Rebecca was a 24-year-old pilot with a year of experience. She was living in Seattle, Washington, and commuting to Newark, New Jersey. Continental Flight 3407 operated by Colgan Air Inc. Rebecca had three days off before the flight. After her days off, she apparently commuted through the night from Seattle by riding FedEx flights to get to Newark.
Colgan Air, the regional airline Shaw worked for, told investigators that Rebecca Shaw did not "reserve adequate time to travel from her home to her base in order to ensure she was properly rested and fit for duty." This apparent revelation is stimulating public concern over pilot fatigue. Watch hearing concerning crew fatigue »
Fatigue has been associated with 250 fatalities in air carrier accidents during the last 16 years. (Robert Sumwalt, NTSB vice chairman at a FAA July symposium.) On the other hand, pilot
Capt. Marvin Renslow, 47, who had been flying for Colgan for over three years. He had a day off before piloting Flight 3407; however. the NTSB investigation apparently found he slept in the Newark Airport crew lounge, against Colgan Air regulations.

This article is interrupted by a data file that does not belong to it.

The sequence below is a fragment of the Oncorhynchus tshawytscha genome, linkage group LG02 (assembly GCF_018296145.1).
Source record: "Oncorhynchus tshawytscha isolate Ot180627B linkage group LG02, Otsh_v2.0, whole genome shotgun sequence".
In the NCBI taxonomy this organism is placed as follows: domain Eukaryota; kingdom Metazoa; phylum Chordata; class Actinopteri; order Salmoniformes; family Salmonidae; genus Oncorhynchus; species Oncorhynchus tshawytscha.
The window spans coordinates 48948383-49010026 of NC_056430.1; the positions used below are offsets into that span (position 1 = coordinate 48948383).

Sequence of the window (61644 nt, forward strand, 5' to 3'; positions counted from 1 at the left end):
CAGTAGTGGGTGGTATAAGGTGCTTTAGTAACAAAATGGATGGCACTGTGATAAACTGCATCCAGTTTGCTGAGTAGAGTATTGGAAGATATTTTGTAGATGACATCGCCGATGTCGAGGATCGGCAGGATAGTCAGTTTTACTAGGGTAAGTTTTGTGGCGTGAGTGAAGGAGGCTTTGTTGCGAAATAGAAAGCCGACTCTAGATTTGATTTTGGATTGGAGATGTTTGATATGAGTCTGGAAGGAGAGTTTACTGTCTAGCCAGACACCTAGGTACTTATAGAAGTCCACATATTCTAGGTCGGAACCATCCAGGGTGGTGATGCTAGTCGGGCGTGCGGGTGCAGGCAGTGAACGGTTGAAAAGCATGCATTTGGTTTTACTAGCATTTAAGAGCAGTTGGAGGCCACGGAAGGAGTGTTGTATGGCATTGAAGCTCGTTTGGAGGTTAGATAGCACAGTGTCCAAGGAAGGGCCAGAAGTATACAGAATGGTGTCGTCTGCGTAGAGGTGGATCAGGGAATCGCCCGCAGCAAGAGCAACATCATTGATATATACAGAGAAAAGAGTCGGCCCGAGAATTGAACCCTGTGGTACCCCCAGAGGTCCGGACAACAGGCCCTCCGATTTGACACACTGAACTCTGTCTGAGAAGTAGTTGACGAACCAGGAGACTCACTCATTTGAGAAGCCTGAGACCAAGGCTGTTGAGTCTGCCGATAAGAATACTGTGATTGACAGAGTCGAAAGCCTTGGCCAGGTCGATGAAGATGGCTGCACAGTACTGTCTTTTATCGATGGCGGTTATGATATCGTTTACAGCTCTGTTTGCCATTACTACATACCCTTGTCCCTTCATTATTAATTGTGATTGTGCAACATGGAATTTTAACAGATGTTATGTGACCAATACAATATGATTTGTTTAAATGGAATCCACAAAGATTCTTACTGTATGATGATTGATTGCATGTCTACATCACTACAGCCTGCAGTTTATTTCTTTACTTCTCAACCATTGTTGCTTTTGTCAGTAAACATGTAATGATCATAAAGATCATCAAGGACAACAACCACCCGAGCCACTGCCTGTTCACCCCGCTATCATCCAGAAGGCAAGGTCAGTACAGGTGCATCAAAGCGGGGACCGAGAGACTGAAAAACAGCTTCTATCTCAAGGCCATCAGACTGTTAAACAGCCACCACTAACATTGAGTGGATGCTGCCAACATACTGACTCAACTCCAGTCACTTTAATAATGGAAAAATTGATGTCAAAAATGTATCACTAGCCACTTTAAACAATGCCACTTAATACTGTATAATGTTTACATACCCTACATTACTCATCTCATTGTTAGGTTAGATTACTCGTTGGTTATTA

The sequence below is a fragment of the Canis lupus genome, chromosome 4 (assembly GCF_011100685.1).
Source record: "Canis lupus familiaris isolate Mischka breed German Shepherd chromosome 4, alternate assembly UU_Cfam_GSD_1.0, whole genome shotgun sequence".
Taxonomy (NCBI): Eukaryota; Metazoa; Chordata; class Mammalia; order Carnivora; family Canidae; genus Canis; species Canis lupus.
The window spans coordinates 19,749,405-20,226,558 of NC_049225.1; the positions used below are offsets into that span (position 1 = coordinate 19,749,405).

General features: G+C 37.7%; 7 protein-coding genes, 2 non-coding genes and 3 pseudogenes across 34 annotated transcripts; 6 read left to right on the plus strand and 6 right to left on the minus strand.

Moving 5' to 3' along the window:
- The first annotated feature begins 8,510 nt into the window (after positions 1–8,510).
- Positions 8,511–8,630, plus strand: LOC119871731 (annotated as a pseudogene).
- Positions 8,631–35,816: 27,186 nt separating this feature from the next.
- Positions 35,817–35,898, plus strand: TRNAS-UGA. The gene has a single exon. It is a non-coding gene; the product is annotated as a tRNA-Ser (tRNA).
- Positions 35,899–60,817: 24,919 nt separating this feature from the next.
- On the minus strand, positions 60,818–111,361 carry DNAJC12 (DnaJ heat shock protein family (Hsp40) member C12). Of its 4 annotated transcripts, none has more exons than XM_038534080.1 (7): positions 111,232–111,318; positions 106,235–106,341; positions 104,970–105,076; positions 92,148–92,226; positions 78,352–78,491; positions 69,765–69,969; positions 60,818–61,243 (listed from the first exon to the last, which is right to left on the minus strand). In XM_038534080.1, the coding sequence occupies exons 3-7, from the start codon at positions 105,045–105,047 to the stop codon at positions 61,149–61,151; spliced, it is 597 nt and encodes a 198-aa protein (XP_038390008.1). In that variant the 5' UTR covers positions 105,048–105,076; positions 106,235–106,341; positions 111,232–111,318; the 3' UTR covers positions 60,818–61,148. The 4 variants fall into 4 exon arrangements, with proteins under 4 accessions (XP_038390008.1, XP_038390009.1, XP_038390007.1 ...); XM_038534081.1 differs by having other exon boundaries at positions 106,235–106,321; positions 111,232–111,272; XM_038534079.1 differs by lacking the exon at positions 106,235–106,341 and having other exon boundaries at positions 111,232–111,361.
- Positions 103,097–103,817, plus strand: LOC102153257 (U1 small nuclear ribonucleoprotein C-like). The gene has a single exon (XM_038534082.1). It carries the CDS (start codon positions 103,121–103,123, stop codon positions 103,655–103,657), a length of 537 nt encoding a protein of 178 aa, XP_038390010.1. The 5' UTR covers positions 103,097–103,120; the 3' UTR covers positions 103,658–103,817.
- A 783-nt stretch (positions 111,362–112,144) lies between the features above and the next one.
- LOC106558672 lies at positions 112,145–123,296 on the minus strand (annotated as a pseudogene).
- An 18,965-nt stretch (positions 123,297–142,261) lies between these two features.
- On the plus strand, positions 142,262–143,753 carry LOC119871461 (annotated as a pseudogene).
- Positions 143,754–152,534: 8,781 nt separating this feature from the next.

Federal Aviation Administration guidelines set the number of hours a pilot can work and how many hours he or she must rest before flying. The rules have remained unchanged since the 1940s. FAA regulations for regional and major airlines limit pilots to eight hours of flying during a 24-hour period. After a shift, the pilot should have had at least nine hours of consecutive rest during the 24-hour period. Pilots are limited to 100 hours of flying in a calendar month and 1,000 hours a year. While these rules sound good, they may not be enough. Closer scrutiny into pilot fatigue has become a must. Whether pilot fatigue played a role in the crash of Flight 3407 may never be known. Nevertheless, stricter rest guidelines certainly can't hurt.